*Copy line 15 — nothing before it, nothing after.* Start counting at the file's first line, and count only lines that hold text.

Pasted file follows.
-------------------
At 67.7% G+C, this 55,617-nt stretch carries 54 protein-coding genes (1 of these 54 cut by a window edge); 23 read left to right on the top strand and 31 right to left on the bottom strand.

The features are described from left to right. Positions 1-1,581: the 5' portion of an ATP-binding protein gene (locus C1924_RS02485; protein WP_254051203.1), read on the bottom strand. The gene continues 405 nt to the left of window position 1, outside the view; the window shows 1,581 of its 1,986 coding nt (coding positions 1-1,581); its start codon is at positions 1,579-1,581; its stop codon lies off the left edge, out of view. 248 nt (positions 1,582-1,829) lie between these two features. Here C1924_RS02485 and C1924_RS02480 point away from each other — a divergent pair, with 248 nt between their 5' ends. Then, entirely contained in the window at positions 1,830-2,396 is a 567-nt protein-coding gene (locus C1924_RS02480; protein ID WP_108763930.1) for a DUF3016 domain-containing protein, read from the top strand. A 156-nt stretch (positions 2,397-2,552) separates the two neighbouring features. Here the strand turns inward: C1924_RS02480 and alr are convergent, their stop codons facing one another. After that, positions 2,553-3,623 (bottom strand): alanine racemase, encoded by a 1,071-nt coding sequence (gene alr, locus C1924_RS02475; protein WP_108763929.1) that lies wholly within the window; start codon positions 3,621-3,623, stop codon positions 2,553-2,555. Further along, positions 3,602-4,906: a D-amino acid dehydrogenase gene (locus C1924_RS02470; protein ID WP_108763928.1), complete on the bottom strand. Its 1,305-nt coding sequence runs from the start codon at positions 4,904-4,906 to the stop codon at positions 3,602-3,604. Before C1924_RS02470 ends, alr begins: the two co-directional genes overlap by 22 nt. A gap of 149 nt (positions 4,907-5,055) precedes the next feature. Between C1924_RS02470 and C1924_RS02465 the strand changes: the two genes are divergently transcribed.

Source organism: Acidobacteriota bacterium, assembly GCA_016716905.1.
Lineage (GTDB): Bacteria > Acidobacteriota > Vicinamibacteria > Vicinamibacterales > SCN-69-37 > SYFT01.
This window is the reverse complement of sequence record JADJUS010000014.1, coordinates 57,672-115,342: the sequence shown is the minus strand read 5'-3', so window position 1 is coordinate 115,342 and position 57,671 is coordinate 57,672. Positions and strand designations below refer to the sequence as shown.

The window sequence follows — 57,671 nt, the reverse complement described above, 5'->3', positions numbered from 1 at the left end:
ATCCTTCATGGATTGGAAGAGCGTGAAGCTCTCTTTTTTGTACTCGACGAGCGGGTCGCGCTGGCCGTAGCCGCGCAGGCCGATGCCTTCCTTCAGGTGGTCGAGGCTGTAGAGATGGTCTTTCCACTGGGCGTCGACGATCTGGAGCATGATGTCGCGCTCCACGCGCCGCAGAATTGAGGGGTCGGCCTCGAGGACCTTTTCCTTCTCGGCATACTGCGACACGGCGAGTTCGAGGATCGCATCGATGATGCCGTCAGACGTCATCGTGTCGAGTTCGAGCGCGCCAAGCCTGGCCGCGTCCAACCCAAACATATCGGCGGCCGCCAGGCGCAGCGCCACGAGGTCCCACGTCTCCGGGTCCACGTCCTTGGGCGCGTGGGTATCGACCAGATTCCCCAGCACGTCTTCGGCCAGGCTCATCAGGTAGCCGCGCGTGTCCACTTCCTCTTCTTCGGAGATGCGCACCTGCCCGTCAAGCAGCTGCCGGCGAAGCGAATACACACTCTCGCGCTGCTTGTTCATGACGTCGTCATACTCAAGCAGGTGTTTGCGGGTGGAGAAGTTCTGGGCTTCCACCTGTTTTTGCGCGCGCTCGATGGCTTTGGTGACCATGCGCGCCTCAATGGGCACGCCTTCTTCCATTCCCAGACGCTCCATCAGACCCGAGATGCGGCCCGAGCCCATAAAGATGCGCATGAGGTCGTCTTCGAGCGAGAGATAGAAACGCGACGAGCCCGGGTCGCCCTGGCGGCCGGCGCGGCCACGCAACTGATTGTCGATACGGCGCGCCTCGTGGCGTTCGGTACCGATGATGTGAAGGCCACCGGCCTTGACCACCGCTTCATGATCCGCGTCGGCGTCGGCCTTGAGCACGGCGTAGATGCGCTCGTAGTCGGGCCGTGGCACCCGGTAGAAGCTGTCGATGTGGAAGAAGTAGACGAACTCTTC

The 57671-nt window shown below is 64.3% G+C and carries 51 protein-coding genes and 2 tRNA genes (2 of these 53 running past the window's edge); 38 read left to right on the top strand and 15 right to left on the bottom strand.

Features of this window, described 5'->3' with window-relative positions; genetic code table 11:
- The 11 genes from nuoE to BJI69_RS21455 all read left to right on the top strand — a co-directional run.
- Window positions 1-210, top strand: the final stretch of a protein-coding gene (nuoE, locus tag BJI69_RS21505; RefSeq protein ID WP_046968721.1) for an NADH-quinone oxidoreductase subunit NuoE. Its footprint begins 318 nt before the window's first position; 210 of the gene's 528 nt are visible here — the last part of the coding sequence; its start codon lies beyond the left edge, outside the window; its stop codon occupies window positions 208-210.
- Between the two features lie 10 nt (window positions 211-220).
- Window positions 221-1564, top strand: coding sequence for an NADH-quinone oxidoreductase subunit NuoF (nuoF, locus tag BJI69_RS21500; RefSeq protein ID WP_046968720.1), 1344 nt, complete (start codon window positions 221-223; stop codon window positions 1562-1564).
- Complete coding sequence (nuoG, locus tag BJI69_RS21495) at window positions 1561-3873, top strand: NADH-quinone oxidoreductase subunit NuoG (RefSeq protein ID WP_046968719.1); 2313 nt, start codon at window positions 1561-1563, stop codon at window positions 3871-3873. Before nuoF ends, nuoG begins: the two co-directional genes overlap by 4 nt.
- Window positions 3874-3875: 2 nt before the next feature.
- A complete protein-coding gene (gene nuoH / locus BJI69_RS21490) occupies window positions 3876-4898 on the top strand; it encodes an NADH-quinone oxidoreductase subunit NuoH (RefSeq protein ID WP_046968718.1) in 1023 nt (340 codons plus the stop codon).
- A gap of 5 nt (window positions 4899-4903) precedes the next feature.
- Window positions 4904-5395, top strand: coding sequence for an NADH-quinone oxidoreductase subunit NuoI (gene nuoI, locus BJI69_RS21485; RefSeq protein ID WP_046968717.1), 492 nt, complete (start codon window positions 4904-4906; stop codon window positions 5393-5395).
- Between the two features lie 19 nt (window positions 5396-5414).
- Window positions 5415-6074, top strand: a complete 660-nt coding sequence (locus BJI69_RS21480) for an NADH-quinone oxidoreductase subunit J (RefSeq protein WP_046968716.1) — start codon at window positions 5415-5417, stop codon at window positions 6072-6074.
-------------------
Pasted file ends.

- Window positions 3874-3875: 2 nt before the next feature.